October is Cybersecurity Awareness Month: Focus on These Four Critical Areas

October 13, 2022

Steve Hosie holds CISSP-ISSAP, CISM, CISA, CGEIT, CRISC, CDPSE professional cybersecurity certificates and has over 34 years as an active security practitioner in mainframe cybersecurity and compliance.

Nineteen years ago, Cybersecurity Awareness Month was established for October. Every October, security practitioners create awareness about how best to protect your private information on a personal as well as a corporate level.  

What steps can you take on a personal basis to help protect your personal, private information and prevent identity theft or the compromise of your login credentials to your retirement accounts, bank accounts, or stock trading accounts? And, on a corporate level, what actions are taken to ensure the protection, confidentiality, integrity, and availability of your personal, private data?

This year there are four areas of focus for Cybersecurity Awareness Month 2022:

  1. Enabling multi-factor authentication
  2. Using strong passwords and a password manager
  3. Updating software
  4. Recognizing and reporting phishing, smishing, or vishing

Is it easy to stay safe online? Yes. However, you must implement certain safeguards, just like locking the front door to your home.  

Here are some important recommendations to help you #BeCyberSmart:  

  1. Enable multi-factor authentication for all online accounts, websites, banks, stores, mortgages, retirement accounts, stock trading, etc.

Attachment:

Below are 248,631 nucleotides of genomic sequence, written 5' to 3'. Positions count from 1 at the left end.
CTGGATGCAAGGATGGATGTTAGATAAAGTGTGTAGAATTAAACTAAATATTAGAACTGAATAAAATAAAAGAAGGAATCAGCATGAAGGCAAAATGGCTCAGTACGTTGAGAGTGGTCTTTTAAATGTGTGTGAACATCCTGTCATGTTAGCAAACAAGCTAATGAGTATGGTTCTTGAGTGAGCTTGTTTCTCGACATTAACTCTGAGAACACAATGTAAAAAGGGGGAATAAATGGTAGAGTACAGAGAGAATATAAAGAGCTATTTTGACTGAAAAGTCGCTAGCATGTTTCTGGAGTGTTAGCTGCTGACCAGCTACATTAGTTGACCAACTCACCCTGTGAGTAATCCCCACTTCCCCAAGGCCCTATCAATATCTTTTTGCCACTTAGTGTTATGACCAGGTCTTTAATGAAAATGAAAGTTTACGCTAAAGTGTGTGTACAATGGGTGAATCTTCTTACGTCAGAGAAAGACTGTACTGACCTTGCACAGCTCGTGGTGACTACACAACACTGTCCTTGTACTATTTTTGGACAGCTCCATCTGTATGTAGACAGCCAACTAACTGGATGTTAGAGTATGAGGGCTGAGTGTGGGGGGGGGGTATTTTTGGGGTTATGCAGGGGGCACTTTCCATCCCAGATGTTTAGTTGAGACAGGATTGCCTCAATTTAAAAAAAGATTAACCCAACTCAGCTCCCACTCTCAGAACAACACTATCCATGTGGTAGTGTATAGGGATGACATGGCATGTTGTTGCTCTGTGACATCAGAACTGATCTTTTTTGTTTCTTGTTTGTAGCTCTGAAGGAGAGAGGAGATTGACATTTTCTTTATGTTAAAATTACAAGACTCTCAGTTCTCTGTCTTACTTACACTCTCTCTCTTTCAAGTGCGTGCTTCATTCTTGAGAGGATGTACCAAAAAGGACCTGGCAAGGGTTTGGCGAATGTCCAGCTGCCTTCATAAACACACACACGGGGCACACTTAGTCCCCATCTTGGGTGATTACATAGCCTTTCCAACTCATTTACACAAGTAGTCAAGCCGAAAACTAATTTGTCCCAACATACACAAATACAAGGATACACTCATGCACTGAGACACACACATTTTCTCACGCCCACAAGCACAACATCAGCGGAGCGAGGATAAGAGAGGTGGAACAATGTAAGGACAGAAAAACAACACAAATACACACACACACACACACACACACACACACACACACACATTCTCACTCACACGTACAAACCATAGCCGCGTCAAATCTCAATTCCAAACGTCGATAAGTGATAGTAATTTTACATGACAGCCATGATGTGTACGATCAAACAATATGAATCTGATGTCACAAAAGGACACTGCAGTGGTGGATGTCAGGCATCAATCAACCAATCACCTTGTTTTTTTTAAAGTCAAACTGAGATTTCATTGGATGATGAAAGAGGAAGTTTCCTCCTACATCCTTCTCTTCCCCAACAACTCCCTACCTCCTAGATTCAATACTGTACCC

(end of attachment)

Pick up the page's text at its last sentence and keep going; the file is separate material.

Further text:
2. Use strong passwords. Check your password at to determine if the password you are using has been compromised. If so, immediately change to a stronger password.  Never use the following for a password:  123456, 123456789, qwerty, password, 12345, qwerty123, 1q2w3e, 12345678. It is remarkable how many people are using these passwords and how quickly they are compromised.
  3. Always update the software you are using to ensure Windows and Mac software is current and up-to-date. Often security vulnerability fixes are included within the operating system updates helping you to be more secure.
  4. Do not give your personal data to anyone who emails, calls, or texts you, ever.  If someone from a bank, the IRS, Microsoft, or power companies tries to get you to share information, do not respond. They will send you a notice in the mail and then you can call the phone number on the notice as needed. 

We encourage you to take a risk-based approach and focus on the behaviors most important to you and any organization that you have an established relationship with, i.e. employers and any company who processes your personal private data.

We have all seen the news, all too often, unfortunately, when one company or another has been hacked, and millions of records containing customer personal data have been compromised. It’s time for consumers to start requiring all organizations, private or public, to take the same actions across all of their computing platforms and ensure the full protection of their private data.

We should always keep cybersecurity top of mind and ask the following questions:

  • Have all computing platforms implemented Multifactor authentication for all user credentials? Stop the hackers and their password cracking programs from obtaining the user logon ID and password, breaking into systems, and stealing your data.
  • Do all computing platforms have documented, implemented, and verified measurable technical platform-specific security standards for all computing devices that process data?
  • Are there assurances and guarantees that all computing platforms and devices, including credit card readers, only use modern, fully supported software and that all software updates are applied within 90 days of released updates?
  • Have all computing platforms implemented Security Continuous Monitoring solutions that provide real-time alerting of insider threat or bad actor behavior? 

Everyone has a right to have their personal, private data protected and to have a safe internet experience, so let’s all remember to play our part and #BeCyberSmart. 

Learn more about phishing resilience and “how to avoid the hook” here.